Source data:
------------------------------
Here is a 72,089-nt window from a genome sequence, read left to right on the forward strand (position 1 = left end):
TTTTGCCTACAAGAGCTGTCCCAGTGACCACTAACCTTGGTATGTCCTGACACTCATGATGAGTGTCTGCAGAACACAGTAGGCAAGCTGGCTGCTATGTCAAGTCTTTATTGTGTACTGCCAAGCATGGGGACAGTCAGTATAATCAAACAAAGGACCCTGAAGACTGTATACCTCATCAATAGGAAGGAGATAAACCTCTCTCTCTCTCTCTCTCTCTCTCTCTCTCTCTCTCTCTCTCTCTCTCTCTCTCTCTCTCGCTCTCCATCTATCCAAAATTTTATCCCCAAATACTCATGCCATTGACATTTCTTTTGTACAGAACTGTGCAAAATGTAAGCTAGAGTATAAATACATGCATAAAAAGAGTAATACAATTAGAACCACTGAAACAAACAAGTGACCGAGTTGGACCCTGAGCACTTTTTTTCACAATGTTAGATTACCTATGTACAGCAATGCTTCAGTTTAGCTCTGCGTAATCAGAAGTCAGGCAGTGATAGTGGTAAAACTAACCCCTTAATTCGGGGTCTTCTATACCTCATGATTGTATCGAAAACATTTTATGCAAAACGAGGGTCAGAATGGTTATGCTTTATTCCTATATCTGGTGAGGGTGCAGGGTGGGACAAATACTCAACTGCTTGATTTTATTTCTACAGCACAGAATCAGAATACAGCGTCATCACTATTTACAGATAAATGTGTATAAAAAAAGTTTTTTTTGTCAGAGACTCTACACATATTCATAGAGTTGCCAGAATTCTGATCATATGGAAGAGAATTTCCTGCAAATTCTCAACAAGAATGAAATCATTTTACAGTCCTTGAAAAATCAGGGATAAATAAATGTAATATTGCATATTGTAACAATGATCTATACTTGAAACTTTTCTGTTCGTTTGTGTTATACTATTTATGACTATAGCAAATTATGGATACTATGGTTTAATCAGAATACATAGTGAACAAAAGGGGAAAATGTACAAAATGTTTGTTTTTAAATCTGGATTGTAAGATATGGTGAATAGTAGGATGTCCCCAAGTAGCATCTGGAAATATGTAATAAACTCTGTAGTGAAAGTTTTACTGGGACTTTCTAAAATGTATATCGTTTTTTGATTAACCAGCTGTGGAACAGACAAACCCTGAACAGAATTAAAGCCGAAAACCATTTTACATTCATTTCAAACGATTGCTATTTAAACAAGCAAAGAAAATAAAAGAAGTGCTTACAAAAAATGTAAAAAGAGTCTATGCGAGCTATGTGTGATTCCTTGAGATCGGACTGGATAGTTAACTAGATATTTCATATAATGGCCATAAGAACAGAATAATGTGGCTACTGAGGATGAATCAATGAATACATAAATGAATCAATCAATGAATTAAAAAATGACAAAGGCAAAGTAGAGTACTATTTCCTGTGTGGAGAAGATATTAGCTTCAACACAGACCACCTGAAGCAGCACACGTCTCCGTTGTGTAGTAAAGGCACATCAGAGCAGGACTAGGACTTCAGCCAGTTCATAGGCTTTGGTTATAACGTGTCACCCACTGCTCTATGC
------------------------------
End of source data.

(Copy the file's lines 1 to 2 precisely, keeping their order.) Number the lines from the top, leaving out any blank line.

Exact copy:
Here is a 72,089-nt window from a genome sequence, read left to right on the forward strand (position 1 = left end):
TTTTGCCTACAAGAGCTGTCCCAGTGACCACTAACCTTGGTATGTCCTGACACTCATGATGAGTGTCTGCAGAACACAGTAGGCAAGCTGGCTGCTATGTCAAGTCTTTATTGTGTACTGCCAAGCATGGGGACAGTCAGTATAATCAAACAAAGGACCCTGAAGACTGTATACCTCATCAATAGGAAGGAGATAAACCTCTCTCTCTCTCTCTCTCTCTCTCTCTCTCTCTCTCTCTCTCTCTCTCTCTCTCTCTCTCGCTCTCCATCTATCCAAAATTTTATCCCCAAATACTCATGCCATTGACATTTCTTTTGTACAGAACTGTGCAAAATGTAAGCTAGAGTATAAATACATGCATAAAAAGAGTAATACAATTAGAACCACTGAAACAAACAAGTGACCGAGTTGGACCCTGAGCACTTTTTTTCACAATGTTAGATTACCTATGTACAGCAATGCTTCAGTTTAGCTCTGCGTAATCAGAAGTCAGGCAGTGATAGTGGTAAAACTAACCCCTTAATTCGGGGTCTTCTATACCTCATGATTGTATCGAAAACATTTTATGCAAAACGAGGGTCAGAATGGTTATGCTTTATTCCTATATCTGGTGAGGGTGCAGGGTGGGACAAATACTCAACTGCTTGATTTTATTTCTACAGCACAGAATCAGAATACAGCGTCATCACTATTTACAGATAAATGTGTATAAAAAAAGTTTTTTTTGTCAGAGACTCTACACATATTCATAGAGTTGCCAGAATTCTGATCATATGGAAGAGAATTTCCTGCAAATTCTCAACAAGAATGAAATCATTTTACAGTCCTTGAAAAATCAGGGATAAATAAATGTAATATTGCATATTGTAACAATGATCTATACTTGAAACTTTTCTGTTCGTTTGTGTTATACTATTTATGACTATAGCAAATTATGGATACTATGGTTTAATCAGAATACATAGTGAACAAAAGGGGAAAATGTACAAAATGTTTGTTTTTAAATCTGGATTGTAAGATATGGTGAATAGTAGGATGTCCCCAAGTAGCATCTGGAAATATGTAATAAACTCTGTAGTGAAAGTTTTACTGGGACTTTCTAAAATGTATATCGTTTTTTGATTAACCAGCTGTGGAACAGACAAACCCTGAACAGAATTAAAGCCGAAAACCATTTTACATTCATTTCAAACGATTGCTATTTAAACAAGCAAAGAAAATAAAAGAAGTGCTTACAAAAAATGTAAAAAGAGTCTATGCGAGCTATGTGTGATTCCTTGAGATCGGACTGGATAGTTAACTAGATATTTCATATAATGGCCATAAGAACAGAATAATGTGGCTACTGAGGATGAATCAATGAATACATAAATGAATCAATCAATGAATTAAAAAATGACAAAGGCAAAGTAGAGTACTATTTCCTGTGTGGAGAAGATATTAGCTTCAACACAGACCACCTGAAGCAGCACACGTCTCCGTTGTGTAGTAAAGGCACATCAGAGCAGGACTAGGACTTCAGCCAGTTCATAGGCTTTGGTTATAACGTGTCACCCACTGCTCTATGC